NatWest shares: is a once-in-a-lifetime opportunity on the way?

Should investors get ready for a unique opportunity as the UK government plans to sell off its NatWest shares later this year?

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Image source: NatWest Group plc

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The UK government owns around 35% of the total NatWest (LSE:NWG) shares. Confusingly, it plans to get them out of the public sector and into private hands by selling them to the public.

This kind of thing doesn’t happen often – in fact, it hasn’t happened in my lifetime. So should UK investors be getting ready for a rare opportunity?

Full value

I find the government’s communications confusing. On the one hand, Jeremy Hunt insists the government would need to achieve “full value” in the event of any sale.

I’m not sure what exactly that means, but it sounds plausible. It’s arguably not in the national interest for the UK to be unloading an asset for less than it’s worth. 

The trouble is, it sounds like a way of suggesting that buyers shouldn’t expect to get particularly good value. But that raises the question of why anyone should want to buy it, in that case.

It therefore seems likely that the government unwinding its stake would involve a discounted sale price. The next question, though, is whether anyone should want to buy the shares.

Value trap?

Personally, I’m wary of being drawn into buying a stock – any stock – just because it’s trading at a discount. Over the long term, I think what matters is the quality of the underlying business.

There are a few reasons for thinking NatWest doesn’t stack up that well in this regard. The company recently released its 2023 earnings results, which weren’t that inspiring.

The company’s net interest margin – the difference between the rate on its loans and its deposits – was just over 3%. Barclays, however, achieved a spread closer to 4%.

Margins contracted during the last three months of the year, though, from 2.94% to 2.86%. That’s common across the sector (Lloyds saw a decline from 3.08% to 2.98%) but it’s still significant.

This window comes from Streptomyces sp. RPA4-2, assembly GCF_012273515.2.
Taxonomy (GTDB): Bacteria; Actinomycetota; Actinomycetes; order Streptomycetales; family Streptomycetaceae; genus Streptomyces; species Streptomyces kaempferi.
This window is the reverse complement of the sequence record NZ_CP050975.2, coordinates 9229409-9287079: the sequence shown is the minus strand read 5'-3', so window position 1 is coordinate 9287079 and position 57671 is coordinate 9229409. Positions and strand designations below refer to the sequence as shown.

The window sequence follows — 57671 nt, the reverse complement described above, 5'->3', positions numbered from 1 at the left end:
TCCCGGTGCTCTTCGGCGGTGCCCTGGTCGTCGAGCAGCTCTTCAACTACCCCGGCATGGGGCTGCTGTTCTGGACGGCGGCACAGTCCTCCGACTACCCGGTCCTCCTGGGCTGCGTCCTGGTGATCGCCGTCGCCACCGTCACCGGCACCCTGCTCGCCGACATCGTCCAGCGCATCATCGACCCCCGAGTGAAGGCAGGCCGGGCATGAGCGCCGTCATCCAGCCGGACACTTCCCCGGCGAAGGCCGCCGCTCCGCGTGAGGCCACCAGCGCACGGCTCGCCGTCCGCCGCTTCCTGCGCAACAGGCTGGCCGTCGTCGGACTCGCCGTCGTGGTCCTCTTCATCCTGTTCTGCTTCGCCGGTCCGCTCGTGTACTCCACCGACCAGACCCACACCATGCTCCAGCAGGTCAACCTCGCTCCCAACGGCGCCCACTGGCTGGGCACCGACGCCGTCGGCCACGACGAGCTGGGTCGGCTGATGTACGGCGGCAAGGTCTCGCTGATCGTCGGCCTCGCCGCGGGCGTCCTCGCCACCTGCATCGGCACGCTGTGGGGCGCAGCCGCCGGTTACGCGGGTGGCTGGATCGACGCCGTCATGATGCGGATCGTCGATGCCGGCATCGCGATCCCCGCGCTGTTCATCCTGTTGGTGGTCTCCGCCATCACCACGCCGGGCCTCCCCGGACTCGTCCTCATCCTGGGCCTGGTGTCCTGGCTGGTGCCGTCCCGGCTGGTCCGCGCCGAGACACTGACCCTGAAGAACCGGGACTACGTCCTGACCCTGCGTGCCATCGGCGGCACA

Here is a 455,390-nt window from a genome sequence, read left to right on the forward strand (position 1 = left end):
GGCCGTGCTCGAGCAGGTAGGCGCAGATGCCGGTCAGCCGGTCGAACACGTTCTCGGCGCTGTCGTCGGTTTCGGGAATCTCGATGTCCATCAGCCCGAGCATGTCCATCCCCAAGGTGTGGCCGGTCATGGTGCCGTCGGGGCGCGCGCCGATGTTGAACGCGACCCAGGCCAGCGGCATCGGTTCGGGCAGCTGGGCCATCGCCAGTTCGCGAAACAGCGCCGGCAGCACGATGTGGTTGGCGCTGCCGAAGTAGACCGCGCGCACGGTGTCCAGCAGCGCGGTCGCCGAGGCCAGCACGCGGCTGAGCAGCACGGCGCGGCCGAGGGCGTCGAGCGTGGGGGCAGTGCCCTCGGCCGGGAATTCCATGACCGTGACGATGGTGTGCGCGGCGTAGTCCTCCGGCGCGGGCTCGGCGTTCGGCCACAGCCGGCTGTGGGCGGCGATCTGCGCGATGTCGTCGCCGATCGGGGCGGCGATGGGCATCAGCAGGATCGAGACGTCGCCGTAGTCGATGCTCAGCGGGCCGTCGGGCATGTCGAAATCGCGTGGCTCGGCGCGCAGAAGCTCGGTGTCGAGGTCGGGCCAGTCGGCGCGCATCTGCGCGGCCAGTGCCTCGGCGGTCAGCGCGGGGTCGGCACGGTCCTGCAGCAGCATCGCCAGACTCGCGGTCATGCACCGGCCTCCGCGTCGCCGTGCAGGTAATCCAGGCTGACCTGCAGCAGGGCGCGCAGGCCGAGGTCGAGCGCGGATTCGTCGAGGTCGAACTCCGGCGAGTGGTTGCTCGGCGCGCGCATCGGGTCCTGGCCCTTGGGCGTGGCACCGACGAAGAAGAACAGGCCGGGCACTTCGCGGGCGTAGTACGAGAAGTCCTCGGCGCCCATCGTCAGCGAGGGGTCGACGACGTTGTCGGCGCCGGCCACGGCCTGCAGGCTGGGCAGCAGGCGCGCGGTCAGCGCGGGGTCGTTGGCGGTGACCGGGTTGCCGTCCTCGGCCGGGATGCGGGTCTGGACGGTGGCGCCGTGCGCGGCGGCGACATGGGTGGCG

A brighter future?

In fairness to NatWest, there are a couple of reasons why 2023 might not be representative of the company’s future prospects. For one thing, there’s a change of leadership.

The bank is going to look to put the issues of the last year – including scandal involving Nigel Farage – behind it. And it’s getting started with some significant shareholder returns.

In April, the company will pay an 11.5p dividend – roughly 4.8% of the current share price – to shareholders. And another £300m in share buybacks should provide another 1.5% return.

While this will come before any government sale, a 6.5% return in short order is an enticing prospect. The question, though, is what happens after that.

Long-term investing

Rising interest rates have made the last couple of years very good for banks. My biggest concern with NatWest is that it hasn’t fully taken advantage of that, as a result of various internal issues. 

Even if the bank is in a better position than it was before, the environment looks less promising. And that might mean a real opportunity has been missed.

The stock is cheap. But if I bought it at a low price, I’d only be looking for an opportunity to sell it again and the UK government is demonstrating that this isn’t easy.

With that in mind, I’d rather focus on what I think are better opportunities. These include other UK bank shares as well as stocks in other sectors.

Should you invest, the value of your investment may rise or fall and your capital is at risk. Before investing, your individual circumstances should be assessed. Consider taking independent financial advice.

Stephen Wright has no position in any of the shares mentioned. The Motley Fool UK has recommended Barclays Plc and Lloyds Banking Group Plc. Views expressed on the companies mentioned in this article are those of the writer and therefore may differ from the official recommendations we make in our subscription services such as Share Advisor, Hidden Winners and Pro. Here at The Motley Fool we believe that considering a diverse range of insights makes us better investors.

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